Exercise for the Management of Type 2 Diabetes Mellitus – Factors to Consider with Current Guidelines
Exercise Science and Sport Management
It has long been established that exercise is powerful medicine for those with type 2 diabetes mellitus (T2DM), such that it should represent a priority in the treatment and management of that condition. In spite of this, exercise adherence among those with T2DM is low, with lack of time and fear of doing harm commonly cited as reasons for not being more active. Published guidelines for aerobic exercise in those with T2DM recommend only moderate intensity, due to the elevated risk of untoward outcomes with more vigorous exercise in persons with chronic disease. However, considerable research evidence has appeared in the literature since the publication of those guidelines in 2010 addressing the safety and efficacy of more vigorous forms of exercise (i.e., interval training) in those with T2DM. Many such studies have reported improvements in glucose control as great as or greater than those associated with moderate intensity exercise, with significantly reduced time requirements, and mechanisms of improved glucose control via interval training may be unique to this mode of exercise. Resistance training, too, appears to confer significant improvements in glucose control in those with T2DM through unique mechanisms. These recent findings may be of interest to physicians and exercise practitioners, as they may provide for greater adherence to more optimal exercise prescriptions that are better suited to each patient’s time availability and motivational level.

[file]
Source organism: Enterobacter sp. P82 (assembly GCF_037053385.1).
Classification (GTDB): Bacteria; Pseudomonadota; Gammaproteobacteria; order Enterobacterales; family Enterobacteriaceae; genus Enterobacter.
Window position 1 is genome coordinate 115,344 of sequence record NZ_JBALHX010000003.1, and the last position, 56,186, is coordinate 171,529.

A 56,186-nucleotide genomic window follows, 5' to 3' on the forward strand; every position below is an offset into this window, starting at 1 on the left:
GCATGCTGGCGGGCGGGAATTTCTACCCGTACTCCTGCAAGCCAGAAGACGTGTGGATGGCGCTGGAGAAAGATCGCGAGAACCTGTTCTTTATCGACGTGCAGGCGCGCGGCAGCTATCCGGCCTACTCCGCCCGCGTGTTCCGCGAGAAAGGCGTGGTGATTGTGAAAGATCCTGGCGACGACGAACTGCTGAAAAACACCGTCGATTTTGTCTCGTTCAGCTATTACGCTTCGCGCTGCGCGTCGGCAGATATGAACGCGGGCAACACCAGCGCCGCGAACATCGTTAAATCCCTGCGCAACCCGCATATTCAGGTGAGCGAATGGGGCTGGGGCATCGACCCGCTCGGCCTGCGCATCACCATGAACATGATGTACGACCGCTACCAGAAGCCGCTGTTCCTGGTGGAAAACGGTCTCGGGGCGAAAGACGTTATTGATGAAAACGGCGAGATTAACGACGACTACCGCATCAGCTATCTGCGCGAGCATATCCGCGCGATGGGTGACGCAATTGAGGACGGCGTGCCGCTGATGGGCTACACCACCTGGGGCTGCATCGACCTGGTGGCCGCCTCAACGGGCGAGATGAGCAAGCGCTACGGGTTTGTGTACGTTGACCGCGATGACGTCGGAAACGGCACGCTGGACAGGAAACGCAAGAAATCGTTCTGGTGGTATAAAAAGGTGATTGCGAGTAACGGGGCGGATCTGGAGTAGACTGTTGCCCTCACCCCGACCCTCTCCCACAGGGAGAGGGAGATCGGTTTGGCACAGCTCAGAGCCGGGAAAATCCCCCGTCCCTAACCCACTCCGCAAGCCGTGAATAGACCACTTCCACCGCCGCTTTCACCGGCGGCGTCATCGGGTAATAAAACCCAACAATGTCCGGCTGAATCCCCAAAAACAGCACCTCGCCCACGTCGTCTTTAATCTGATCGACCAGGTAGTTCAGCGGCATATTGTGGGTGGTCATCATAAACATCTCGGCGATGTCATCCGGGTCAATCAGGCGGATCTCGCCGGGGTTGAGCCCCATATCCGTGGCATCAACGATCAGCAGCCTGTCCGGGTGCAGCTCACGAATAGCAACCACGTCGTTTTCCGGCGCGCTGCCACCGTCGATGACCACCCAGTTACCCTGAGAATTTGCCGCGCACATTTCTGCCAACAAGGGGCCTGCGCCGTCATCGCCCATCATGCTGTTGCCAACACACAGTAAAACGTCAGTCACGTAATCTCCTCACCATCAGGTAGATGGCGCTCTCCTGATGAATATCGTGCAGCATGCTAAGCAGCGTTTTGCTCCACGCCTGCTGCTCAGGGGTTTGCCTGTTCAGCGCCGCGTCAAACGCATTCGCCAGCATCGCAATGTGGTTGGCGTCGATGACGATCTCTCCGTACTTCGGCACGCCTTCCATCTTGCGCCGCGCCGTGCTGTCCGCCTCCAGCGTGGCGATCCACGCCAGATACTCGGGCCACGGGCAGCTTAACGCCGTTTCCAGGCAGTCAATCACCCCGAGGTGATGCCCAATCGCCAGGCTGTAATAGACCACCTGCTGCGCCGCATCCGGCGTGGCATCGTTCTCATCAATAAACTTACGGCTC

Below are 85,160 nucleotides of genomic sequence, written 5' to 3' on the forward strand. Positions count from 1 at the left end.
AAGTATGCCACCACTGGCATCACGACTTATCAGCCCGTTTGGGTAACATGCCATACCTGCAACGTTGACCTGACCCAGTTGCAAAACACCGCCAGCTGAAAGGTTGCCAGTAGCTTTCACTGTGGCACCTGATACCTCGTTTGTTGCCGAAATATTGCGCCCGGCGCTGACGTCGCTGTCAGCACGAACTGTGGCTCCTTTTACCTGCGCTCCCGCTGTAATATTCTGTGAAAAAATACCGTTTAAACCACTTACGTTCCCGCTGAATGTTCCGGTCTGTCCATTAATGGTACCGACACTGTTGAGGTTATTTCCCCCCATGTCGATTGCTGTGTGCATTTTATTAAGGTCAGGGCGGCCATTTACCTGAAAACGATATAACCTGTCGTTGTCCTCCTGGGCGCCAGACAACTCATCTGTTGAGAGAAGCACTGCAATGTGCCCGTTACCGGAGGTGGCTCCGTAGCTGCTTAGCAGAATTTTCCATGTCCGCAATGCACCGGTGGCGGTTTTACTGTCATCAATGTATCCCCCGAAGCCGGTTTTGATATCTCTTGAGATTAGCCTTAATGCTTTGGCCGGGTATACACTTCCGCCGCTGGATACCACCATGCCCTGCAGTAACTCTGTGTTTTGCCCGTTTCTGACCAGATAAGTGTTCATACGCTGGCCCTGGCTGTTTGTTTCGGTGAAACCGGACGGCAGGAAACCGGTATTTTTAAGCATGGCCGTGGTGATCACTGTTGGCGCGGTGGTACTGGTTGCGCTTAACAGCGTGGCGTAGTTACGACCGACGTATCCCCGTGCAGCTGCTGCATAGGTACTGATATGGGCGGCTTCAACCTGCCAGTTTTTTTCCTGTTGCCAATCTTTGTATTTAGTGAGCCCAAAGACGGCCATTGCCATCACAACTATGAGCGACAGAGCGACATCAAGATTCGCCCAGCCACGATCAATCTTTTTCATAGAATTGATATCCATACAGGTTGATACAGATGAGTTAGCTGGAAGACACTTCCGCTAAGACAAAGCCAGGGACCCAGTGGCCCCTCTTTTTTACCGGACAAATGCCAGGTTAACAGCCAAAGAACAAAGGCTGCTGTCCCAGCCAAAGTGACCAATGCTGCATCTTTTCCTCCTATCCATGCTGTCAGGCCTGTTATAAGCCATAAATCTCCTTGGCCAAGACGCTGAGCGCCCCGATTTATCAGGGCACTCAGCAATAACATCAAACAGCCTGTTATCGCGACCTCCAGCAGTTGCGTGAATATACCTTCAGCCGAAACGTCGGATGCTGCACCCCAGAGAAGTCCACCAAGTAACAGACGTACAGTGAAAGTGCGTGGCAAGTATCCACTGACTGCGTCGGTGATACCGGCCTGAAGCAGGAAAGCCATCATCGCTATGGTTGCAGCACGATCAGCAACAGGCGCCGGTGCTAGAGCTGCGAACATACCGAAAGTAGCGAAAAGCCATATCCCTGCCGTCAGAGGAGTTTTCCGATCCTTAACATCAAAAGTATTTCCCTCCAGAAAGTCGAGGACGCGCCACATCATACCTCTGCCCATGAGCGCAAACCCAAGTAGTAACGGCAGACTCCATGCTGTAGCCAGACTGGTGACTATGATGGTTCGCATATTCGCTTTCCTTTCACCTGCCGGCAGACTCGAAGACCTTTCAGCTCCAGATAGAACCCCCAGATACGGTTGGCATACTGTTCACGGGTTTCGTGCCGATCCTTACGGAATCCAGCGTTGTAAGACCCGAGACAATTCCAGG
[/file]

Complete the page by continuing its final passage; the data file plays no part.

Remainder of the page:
Journal of Sports Medicine and Physical Fitness
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